Book Review – Offshoring Secrets


    Offshoring Secrets – Building & Running a Successful India Operation

      Author: Utkarsh Rai 
      Paperback: 160 pages
      Publisher: Happy About (August 22, 2007)

    In recent years I have read a number of books about offshoring, outsourcing, offshoring to specific geographical locations, etc. Offshoring Secrets falls in to the latter category, with the emphasis on setting up operations in India. This is the first book that I have read where the author specifically states that one of the primary targets for the books are Indian’s (and others outside of India) who are tasked with setting up Indian operations for multinationals or other firms coming in to India. There are probably other books out there, but I have just not read them yet.

    Keeping the intended targets in mind I set out to see if anyone involved with outsourcing could learn from this book and how much a person would learn concretely about setting up operations in India.

    To start off in the Preface of the book, the author lists the types of questions which can be answered by reading this book, questions such as:  “My manager has asked me to setup an India center to save costs, but I am not achieving any remarkable savings within the stipulated timeframe. What am I doing wrong?” I like the structure of all of the questions and most of the questions that are listed are very specific rather than general. But as I went through the nine questions that this book is supposed to answer, I found myself putting them in to two categories; 1 – Those that would apply to any project any where and 2 – those that would apply to any offshore location. Out of the nine questions I put 3 in the any project category and 6 in the any location (or country) category.

    I found more specifics that can be applied to any offshore location, with a few specifics for India only, such as the following:

       *  The section on choosing the location of the facility; – the smaller your operations will be, the better it is to be located in the city center or to have a central location so that the average commute time is less, thus giving an advantage in hiring. Where as larger operations can be located outside the city since larger operations can afford to finance transportation for their staff to help people get to/from work. This is true in many other offshore locations as well.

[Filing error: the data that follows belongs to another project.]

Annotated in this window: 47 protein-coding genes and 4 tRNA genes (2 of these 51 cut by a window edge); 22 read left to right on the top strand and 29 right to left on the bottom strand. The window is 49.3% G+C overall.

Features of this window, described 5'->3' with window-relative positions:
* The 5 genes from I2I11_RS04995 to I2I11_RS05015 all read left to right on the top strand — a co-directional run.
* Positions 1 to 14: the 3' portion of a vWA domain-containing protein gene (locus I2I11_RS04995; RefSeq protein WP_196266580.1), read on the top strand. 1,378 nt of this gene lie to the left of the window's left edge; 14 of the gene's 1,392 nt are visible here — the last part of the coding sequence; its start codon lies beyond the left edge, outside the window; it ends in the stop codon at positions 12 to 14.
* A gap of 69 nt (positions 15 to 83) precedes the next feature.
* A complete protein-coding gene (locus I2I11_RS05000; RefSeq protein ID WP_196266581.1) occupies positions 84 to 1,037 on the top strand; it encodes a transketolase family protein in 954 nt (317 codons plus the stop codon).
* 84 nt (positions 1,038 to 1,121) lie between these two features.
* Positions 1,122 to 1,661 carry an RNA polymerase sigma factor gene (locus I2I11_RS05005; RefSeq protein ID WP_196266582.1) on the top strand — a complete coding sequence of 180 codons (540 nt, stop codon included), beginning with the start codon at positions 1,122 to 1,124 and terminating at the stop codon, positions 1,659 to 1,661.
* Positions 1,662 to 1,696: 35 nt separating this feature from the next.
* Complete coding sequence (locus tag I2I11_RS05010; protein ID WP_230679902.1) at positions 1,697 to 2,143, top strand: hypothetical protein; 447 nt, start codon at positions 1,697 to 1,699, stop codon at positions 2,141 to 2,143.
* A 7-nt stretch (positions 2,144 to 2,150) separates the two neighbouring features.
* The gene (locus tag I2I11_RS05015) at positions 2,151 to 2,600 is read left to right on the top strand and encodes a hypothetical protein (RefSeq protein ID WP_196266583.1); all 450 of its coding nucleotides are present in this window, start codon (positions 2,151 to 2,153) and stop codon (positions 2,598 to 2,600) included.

*  The formation of the support team is also relevant irregardless of which offshore country, as is choosing the right work to start with, both of these areas are critical to the success of any offshore venture, with which I wholeheartedly agree. 

        *  No one will disagree that India certainly has some nuances currently with recruitment; receiving 1000 to 10000+ resumes from a single advertisement certainly does not happen every where, but the ideas of how to and where to source can be applied in almost any offshore location. Different types of interview processes described, are standard interview processes used most everywhere (in the west as well, so this is relevant just to those new to the hiring process and how to conduct it).

        *  Chapter 5 is dedicated to culture. Some of the issues discussed can be seen in other offshore locations, such as the issues of sharing salary information and benefits. The fact that people join companies for social reasons as well as for salary, etc., is also not associated only with India. The fact that it is a culture which values “seniority” to the extent that it does is probably more unique to India than other offshore locations, but can be seen to some extent in other offshore locations as well.  The description of India as a “Difficult to say No” culture, is also one of those traits more unique to India than other locations, but also can be seen to some extent in other offshore locations as well.